Shortly after the election news broke, I navigated over to The Intercept to hunt for signs of mea culpa or -- I briefly dreamed -- perhaps even of an olive branch extended to the rest of the Left, after the devastating result. I was curious to see if Greenwald would show any flickers of self-doubt or second-guessing, now that all that vituperation he had penned against Clinton and the establishment Democrats had proven to be directed against an increasingly irrelevant target. I was wondering what Greenwald would find to do with himself, what he would write about, now that the Democrats were in abject defeat across the board, and he might actually have to devote some energy to criticizing the Trumpists who are now in power. Greenwald, I thought, was one of many people that this election had essentially put out of a job.
Wednesday, November 23, 2016
Friday, November 11, 2016
One is constantly "grieving" public events in the circles in which I move, but this time it's for real. "Grief" is one of those many words -- like "demagogue," like "fascist," like "racist" -- of which one suddenly finds oneself having to recover the original and literal meaning this election year. Over the past few days, I really have had to carry myself through an expedited version of that mourning process that people somewhat pseudo-scientifically like to describe in the Kübler-Ross vein, with its neatly unfolding five stages. In its fast-tracked way, this week has felt how I imagine the sudden loss of a loved one would feel. Not because I "love" Hillary Clinton. But because I had plans for the next four years. I had an idea of what the immediate future was going to look like; the same way -- when you envision the years to come -- you assume that all the people you love will be there too. Not only that, I had mentally closed the door on this election weeks ago -- even to the point that on the night of the election itself, I was still making dumb jokes -- ones that I now monumentally regret -- to the effect: "Oh, you all know you're going to be just a little bit disappointed when it's all over tonight and boring ol' mainstream Hillary is elected." I voted early. I had forked over dinero to the Clinton campaign on a semi-regular basis. There were the Trump tapes. Clinton was ahead in the polls. It was over.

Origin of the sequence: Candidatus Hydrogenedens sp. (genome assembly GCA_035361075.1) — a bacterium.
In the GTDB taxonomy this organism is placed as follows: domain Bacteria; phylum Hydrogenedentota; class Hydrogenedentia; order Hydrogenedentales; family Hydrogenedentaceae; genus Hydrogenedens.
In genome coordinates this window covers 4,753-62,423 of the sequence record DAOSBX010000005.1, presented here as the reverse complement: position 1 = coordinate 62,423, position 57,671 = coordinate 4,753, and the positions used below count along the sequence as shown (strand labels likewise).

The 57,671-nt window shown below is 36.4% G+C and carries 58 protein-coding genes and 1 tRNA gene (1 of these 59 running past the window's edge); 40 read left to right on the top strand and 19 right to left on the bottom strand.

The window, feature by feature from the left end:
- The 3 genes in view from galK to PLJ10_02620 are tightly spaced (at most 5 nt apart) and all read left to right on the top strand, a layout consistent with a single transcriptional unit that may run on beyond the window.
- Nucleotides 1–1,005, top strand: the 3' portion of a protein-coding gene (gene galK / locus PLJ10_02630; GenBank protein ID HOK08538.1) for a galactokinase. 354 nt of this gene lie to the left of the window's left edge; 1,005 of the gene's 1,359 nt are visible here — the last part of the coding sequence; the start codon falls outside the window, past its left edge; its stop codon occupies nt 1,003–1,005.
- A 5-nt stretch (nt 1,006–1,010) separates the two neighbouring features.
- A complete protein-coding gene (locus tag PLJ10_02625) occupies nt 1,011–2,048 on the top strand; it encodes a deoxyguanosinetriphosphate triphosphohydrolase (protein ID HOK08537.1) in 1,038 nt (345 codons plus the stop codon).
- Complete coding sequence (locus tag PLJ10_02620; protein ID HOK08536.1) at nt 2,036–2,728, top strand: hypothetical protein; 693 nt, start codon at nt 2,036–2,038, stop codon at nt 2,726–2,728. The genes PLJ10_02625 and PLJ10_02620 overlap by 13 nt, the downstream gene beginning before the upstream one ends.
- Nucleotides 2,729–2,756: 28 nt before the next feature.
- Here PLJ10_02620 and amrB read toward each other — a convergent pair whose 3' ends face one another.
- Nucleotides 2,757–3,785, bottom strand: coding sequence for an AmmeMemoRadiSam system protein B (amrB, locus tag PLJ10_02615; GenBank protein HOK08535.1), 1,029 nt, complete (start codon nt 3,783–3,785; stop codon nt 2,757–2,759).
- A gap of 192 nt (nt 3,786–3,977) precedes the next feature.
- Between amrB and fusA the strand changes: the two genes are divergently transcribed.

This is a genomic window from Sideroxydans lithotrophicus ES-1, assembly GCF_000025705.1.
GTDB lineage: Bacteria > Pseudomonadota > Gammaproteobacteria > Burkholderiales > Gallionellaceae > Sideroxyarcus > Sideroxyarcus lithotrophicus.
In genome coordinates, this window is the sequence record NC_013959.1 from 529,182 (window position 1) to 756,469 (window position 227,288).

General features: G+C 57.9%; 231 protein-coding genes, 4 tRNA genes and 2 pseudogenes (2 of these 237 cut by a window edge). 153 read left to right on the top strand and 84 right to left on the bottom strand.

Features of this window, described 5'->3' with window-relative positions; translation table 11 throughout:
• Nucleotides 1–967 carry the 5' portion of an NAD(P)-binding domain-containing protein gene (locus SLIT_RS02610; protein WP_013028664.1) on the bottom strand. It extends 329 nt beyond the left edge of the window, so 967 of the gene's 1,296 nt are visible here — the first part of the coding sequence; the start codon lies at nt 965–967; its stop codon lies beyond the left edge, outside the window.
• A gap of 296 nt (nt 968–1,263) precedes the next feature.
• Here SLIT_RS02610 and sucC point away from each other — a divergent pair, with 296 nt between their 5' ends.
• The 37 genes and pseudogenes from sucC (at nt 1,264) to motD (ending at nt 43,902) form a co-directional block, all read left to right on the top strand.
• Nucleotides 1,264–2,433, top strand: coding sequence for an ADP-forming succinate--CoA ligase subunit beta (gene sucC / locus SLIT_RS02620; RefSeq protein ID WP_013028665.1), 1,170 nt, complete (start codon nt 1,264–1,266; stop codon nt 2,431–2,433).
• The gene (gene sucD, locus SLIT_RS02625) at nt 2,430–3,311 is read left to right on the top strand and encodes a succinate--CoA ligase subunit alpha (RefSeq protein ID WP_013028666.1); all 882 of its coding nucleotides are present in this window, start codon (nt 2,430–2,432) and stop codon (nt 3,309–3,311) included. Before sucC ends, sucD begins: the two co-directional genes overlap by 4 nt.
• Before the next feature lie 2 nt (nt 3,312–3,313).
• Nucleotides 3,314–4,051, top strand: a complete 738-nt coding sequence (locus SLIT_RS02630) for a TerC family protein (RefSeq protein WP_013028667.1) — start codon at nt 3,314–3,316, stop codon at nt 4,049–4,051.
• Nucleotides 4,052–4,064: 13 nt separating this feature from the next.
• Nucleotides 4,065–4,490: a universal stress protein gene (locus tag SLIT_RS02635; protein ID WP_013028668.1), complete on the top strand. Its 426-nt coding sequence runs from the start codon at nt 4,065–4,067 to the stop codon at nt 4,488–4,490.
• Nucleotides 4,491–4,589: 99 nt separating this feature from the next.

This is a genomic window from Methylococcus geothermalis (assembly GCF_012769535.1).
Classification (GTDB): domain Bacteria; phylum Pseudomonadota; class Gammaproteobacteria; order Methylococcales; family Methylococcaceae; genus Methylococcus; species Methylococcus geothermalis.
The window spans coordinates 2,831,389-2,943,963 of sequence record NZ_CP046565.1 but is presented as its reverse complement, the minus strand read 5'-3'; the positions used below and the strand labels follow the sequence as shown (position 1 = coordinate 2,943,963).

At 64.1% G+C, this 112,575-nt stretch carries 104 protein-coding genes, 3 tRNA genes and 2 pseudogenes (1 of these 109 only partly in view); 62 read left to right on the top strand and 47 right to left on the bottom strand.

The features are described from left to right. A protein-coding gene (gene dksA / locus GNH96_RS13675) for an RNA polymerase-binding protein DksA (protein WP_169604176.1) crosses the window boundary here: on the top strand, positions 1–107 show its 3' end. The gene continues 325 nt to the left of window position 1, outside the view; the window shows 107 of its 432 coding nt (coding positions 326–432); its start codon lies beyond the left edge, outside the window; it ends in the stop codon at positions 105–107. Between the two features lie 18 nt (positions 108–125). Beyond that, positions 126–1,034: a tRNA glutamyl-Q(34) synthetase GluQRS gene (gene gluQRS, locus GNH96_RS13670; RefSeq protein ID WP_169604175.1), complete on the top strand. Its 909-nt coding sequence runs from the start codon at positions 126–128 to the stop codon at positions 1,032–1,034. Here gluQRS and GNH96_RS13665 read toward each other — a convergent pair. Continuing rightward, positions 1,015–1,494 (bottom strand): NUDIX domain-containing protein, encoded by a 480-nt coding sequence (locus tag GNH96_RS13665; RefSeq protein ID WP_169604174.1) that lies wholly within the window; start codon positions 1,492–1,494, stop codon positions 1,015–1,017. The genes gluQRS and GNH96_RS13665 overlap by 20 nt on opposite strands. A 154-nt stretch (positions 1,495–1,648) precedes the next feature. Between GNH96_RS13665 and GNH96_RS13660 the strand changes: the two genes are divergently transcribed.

Saturday, November 5, 2016
When This American Life aired an episode this past weekend about the woes of the "moderate" Republican, the "conventional" Republican (and just how conventional were they ever, really?) in the face of the white nationalist eruption that now controls the GOP, you might have thought you had already heard that story done from every possible angle. But no. Instead of yet another news item about Trumpism at the national level, the figure of the Donald faded pretty far into the background of this one, if he was mentioned at all. Instead, the focus was on what might be called the substructure of Trumpism -- the years of organizing that has taken place at the state and local level of terrifying groups like "Act for America," which have now gone on to furnish the anti-immigrant and anti-Muslim shock troops of the alt-right movement in this country. Evidently, Islamophobia has what every campaign is being tiresomely urged to acquire this election season: "ground game."
Tuesday, November 1, 2016
I Met Elizabeth Bishop's Moose
I met that moose! Or one of its kind,
Though hers came wreathed in dignity, whereas mine
-- though it too emerged
From the New England woods --
was otherwise quite different
it bolted out of
Someplace in New Hampshire and I
Was in a small blue car and talking
With a friend spilling
Half a remaining coffee cup and I had to
Spin the wheel and the tires and go
Into the oncoming lane when I